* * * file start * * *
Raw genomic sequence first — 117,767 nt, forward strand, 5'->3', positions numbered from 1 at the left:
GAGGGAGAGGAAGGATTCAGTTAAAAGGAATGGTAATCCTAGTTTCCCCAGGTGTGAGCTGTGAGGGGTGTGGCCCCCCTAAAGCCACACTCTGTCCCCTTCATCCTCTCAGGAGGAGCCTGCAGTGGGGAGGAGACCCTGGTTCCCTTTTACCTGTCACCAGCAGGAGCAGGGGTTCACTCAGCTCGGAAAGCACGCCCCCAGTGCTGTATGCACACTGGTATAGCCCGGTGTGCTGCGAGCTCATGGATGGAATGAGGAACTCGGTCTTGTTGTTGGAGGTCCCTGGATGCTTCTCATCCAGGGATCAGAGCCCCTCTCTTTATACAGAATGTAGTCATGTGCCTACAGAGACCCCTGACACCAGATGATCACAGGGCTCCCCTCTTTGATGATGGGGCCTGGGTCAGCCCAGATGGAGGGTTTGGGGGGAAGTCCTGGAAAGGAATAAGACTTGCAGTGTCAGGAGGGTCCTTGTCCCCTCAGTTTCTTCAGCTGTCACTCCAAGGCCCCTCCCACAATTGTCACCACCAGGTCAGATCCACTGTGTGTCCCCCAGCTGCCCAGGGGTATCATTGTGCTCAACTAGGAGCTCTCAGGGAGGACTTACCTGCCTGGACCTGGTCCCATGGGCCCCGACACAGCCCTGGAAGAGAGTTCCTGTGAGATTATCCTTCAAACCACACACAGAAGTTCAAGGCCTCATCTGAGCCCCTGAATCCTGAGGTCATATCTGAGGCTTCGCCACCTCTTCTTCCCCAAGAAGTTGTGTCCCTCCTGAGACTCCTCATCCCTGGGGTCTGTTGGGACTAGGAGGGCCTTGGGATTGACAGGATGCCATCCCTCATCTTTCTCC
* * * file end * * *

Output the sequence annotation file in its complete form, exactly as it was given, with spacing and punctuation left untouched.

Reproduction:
Raw genomic sequence first — 117,767 nt, forward strand, 5'->3', positions numbered from 1 at the left:
GAGGGAGAGGAAGGATTCAGTTAAAAGGAATGGTAATCCTAGTTTCCCCAGGTGTGAGCTGTGAGGGGTGTGGCCCCCCTAAAGCCACACTCTGTCCCCTTCATCCTCTCAGGAGGAGCCTGCAGTGGGGAGGAGACCCTGGTTCCCTTTTACCTGTCACCAGCAGGAGCAGGGGTTCACTCAGCTCGGAAAGCACGCCCCCAGTGCTGTATGCACACTGGTATAGCCCGGTGTGCTGCGAGCTCATGGATGGAATGAGGAACTCGGTCTTGTTGTTGGAGGTCCCTGGATGCTTCTCATCCAGGGATCAGAGCCCCTCTCTTTATACAGAATGTAGTCATGTGCCTACAGAGACCCCTGACACCAGATGATCACAGGGCTCCCCTCTTTGATGATGGGGCCTGGGTCAGCCCAGATGGAGGGTTTGGGGGGAAGTCCTGGAAAGGAATAAGACTTGCAGTGTCAGGAGGGTCCTTGTCCCCTCAGTTTCTTCAGCTGTCACTCCAAGGCCCCTCCCACAATTGTCACCACCAGGTCAGATCCACTGTGTGTCCCCCAGCTGCCCAGGGGTATCATTGTGCTCAACTAGGAGCTCTCAGGGAGGACTTACCTGCCTGGACCTGGTCCCATGGGCCCCGACACAGCCCTGGAAGAGAGTTCCTGTGAGATTATCCTTCAAACCACACACAGAAGTTCAAGGCCTCATCTGAGCCCCTGAATCCTGAGGTCATATCTGAGGCTTCGCCACCTCTTCTTCCCCAAGAAGTTGTGTCCCTCCTGAGACTCCTCATCCCTGGGGTCTGTTGGGACTAGGAGGGCCTTGGGATTGACAGGATGCCATCCCTCATCTTTCTCC